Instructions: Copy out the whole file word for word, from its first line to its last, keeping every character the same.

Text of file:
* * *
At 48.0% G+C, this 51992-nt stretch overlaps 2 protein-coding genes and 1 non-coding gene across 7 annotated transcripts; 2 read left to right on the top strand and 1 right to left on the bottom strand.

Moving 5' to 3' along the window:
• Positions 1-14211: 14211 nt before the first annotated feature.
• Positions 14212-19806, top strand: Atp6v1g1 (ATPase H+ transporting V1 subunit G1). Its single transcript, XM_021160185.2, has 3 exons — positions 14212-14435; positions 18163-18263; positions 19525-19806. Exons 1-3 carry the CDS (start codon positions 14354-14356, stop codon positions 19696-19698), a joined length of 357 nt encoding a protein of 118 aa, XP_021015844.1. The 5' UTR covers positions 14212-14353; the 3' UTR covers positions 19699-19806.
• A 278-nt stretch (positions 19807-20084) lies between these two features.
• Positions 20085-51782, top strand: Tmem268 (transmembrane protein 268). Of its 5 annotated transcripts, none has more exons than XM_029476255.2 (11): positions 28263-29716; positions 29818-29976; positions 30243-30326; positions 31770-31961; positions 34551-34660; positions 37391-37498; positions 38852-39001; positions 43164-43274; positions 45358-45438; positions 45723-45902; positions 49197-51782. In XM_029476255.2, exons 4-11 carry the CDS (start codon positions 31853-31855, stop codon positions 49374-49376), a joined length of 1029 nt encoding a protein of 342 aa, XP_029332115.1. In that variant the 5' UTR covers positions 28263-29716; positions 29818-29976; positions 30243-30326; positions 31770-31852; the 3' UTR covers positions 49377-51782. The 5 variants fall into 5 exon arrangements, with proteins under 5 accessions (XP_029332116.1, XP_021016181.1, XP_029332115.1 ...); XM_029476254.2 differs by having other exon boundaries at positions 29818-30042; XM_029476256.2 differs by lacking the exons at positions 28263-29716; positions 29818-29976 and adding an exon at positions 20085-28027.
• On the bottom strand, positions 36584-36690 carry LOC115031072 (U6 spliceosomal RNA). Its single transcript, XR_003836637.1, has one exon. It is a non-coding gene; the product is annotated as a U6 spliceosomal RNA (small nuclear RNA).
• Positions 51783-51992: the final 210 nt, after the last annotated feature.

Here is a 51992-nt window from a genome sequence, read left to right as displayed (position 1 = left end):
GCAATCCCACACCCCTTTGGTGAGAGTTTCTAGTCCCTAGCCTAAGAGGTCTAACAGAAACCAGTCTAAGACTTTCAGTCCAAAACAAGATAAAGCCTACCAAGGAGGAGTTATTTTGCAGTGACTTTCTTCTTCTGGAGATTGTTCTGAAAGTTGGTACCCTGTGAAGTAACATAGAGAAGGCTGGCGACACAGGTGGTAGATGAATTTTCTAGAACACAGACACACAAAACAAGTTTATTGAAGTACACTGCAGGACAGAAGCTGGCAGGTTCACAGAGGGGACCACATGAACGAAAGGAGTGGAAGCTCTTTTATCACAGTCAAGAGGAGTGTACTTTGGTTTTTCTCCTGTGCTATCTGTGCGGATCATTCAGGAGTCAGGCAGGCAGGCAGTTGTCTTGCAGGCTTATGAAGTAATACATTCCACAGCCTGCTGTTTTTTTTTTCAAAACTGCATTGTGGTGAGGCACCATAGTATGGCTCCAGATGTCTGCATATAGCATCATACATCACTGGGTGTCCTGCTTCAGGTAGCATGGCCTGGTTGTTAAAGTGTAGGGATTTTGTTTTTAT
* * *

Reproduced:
At 48.0% G+C, this 51992-nt stretch overlaps 2 protein-coding genes and 1 non-coding gene across 7 annotated transcripts; 2 read left to right on the top strand and 1 right to left on the bottom strand.

Moving 5' to 3' along the window:
• Positions 1-14211: 14211 nt before the first annotated feature.
• Positions 14212-19806, top strand: Atp6v1g1 (ATPase H+ transporting V1 subunit G1). Its single transcript, XM_021160185.2, has 3 exons — positions 14212-14435; positions 18163-18263; positions 19525-19806. Exons 1-3 carry the CDS (start codon positions 14354-14356, stop codon positions 19696-19698), a joined length of 357 nt encoding a protein of 118 aa, XP_021015844.1. The 5' UTR covers positions 14212-14353; the 3' UTR covers positions 19699-19806.
• A 278-nt stretch (positions 19807-20084) lies between these two features.
• Positions 20085-51782, top strand: Tmem268 (transmembrane protein 268). Of its 5 annotated transcripts, none has more exons than XM_029476255.2 (11): positions 28263-29716; positions 29818-29976; positions 30243-30326; positions 31770-31961; positions 34551-34660; positions 37391-37498; positions 38852-39001; positions 43164-43274; positions 45358-45438; positions 45723-45902; positions 49197-51782. In XM_029476255.2, exons 4-11 carry the CDS (start codon positions 31853-31855, stop codon positions 49374-49376), a joined length of 1029 nt encoding a protein of 342 aa, XP_029332115.1. In that variant the 5' UTR covers positions 28263-29716; positions 29818-29976; positions 30243-30326; positions 31770-31852; the 3' UTR covers positions 49377-51782. The 5 variants fall into 5 exon arrangements, with proteins under 5 accessions (XP_029332116.1, XP_021016181.1, XP_029332115.1 ...); XM_029476254.2 differs by having other exon boundaries at positions 29818-30042; XM_029476256.2 differs by lacking the exons at positions 28263-29716; positions 29818-29976 and adding an exon at positions 20085-28027.
• On the bottom strand, positions 36584-36690 carry LOC115031072 (U6 spliceosomal RNA). Its single transcript, XR_003836637.1, has one exon. It is a non-coding gene; the product is annotated as a U6 spliceosomal RNA (small nuclear RNA).
• Positions 51783-51992: the final 210 nt, after the last annotated feature.

Here is a 51992-nt window from a genome sequence, read left to right as displayed (position 1 = left end):
GCAATCCCACACCCCTTTGGTGAGAGTTTCTAGTCCCTAGCCTAAGAGGTCTAACAGAAACCAGTCTAAGACTTTCAGTCCAAAACAAGATAAAGCCTACCAAGGAGGAGTTATTTTGCAGTGACTTTCTTCTTCTGGAGATTGTTCTGAAAGTTGGTACCCTGTGAAGTAACATAGAGAAGGCTGGCGACACAGGTGGTAGATGAATTTTCTAGAACACAGACACACAAAACAAGTTTATTGAAGTACACTGCAGGACAGAAGCTGGCAGGTTCACAGAGGGGACCACATGAACGAAAGGAGTGGAAGCTCTTTTATCACAGTCAAGAGGAGTGTACTTTGGTTTTTCTCCTGTGCTATCTGTGCGGATCATTCAGGAGTCAGGCAGGCAGGCAGTTGTCTTGCAGGCTTATGAAGTAATACATTCCACAGCCTGCTGTTTTTTTTTTCAAAACTGCATTGTGGTGAGGCACCATAGTATGGCTCCAGATGTCTGCATATAGCATCATACATCACTGGGTGTCCTGCTTCAGGTAGCATGGCCTGGTTGTTAAAGTGTAGGGATTTTGTTTTTAT